Rungholt was a settlement in North Frisia, in what was then the Danish Duchy of Schleswig. The area today lies in Germany. Rungholt reportedly sank beneath the waves of the North Sea when a storm tide (known as Grote Mandrenke or Den Store Manddrukning) hit the coast on 15 or 16 January 1362.
Today it is widely accepted that Rungholt existed and was not just a local legend. Documents support this, although they mostly date from much later times (16th century). Archaeologists think Rungholt was an important town and port. It might have contained up to 500 houses, with about 3,000 people. Findings indicate trade in agricultural products and possibly amber. Supposed relics of the town have been found in the Wadden Sea, but shifting sediments make it hard to preserve them.
There definitely was a great storm known as the Grote Mandrenke (Store Manddrukning), and sometimes also named after the saint Marcellus, on 15 or 16 January 1362. Estimates put the number of deaths at around 25,000. Possibly 30 settlements were destroyed, and the coastline shifted east, leaving formerly inhabited land in the tidal Wadden Sea.
Sometimes referred to as the "Atlantis of the North Sea", the Rungholt of legend was a large, rich town, with the catastrophe supposedly a divine punishment for the sins of its inhabitants.
Impressed by the fate of the town, the relics, and not least the legends' excessive descriptions, the German poet Detlev von Liliencron wrote the 1882 poem "Trutz, Blanke Hans" about the lost town, which begins: Heut bin ich über Rungholt gefahren, die Stadt ging unter vor sechshundert Jahren. ("Today I traveled over Rungholt; the town sank 600 years ago.").
Local myth has it that one can still hear the church bells of Rungholt ringing underwater when sailing through the area on a calm night. Continue reading
A Legendary Lost City Called Rungholt - Swallowed By The Ocean - Has Been Found Science Alert - June 5, 2023
Archaeologists have mapped out the lost city of Rungholt for the first time.
Legend has it that the once thriving city, which now sits off the coast of northern Germany, was swallowed by the North Sea in a single night following a heavy storm as punishment for its inhabitants' sins.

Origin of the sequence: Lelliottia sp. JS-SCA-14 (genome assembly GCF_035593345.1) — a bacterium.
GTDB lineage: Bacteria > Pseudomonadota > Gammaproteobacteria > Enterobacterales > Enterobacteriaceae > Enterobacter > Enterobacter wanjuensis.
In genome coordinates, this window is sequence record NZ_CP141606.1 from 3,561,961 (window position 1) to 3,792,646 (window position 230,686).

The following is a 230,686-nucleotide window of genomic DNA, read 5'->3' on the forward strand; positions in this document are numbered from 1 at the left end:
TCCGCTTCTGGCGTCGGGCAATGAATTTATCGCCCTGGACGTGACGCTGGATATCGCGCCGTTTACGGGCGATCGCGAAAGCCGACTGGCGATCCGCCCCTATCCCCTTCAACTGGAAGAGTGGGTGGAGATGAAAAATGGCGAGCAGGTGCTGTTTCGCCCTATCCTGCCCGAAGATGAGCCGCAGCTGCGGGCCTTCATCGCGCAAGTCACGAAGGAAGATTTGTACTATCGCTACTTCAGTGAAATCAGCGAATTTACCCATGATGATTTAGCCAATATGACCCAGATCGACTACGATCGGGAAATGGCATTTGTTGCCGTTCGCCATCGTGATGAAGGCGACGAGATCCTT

According to folklore, these sins included things such as drunkenness, impiety, and the flaunting of wealth. So the stories go, the life of abundance led to an immoral life, and the end came around Christmas when a gang of young drunkards tried to force a priest to give a pig the last sacrament at a local inn.
The cleric went to the church and prayed and asked God to punish the young men. He left town the next day, and shortly after, the great storm hit that wiped Rungholt off the face of the Earth.
In medieval legends, the sound of its bell tower could be heard from the depths of the North Sea.
While some historians questioned whether the town ever existed outside myth, new research has uncovered the remains of this "northern Atlantis" in the Wadden Sea, per the report.
Archaeologists from Christian-Albrecht University in Kiel found approximately 1.2 miles (1.9 kilometers) of medieval mounds around an island now known as Südfall after mapping the site with a geophysical survey.
Settlement remains hidden under the mudflats are first localized and mapped over a wide area using various geophysical methods such as magnetic gradiometry, electromagnetic induction, and seismics.
The new findings included a harbor, the foundations of a large church, and drainage systems, according to new research. Investigations into the tidal flats continued to bring to light significant new find" and provided unparalleled insights into the lives of the North Frisian people. But the researchers are working against the clock, as the conditions continually eat away at the remains.
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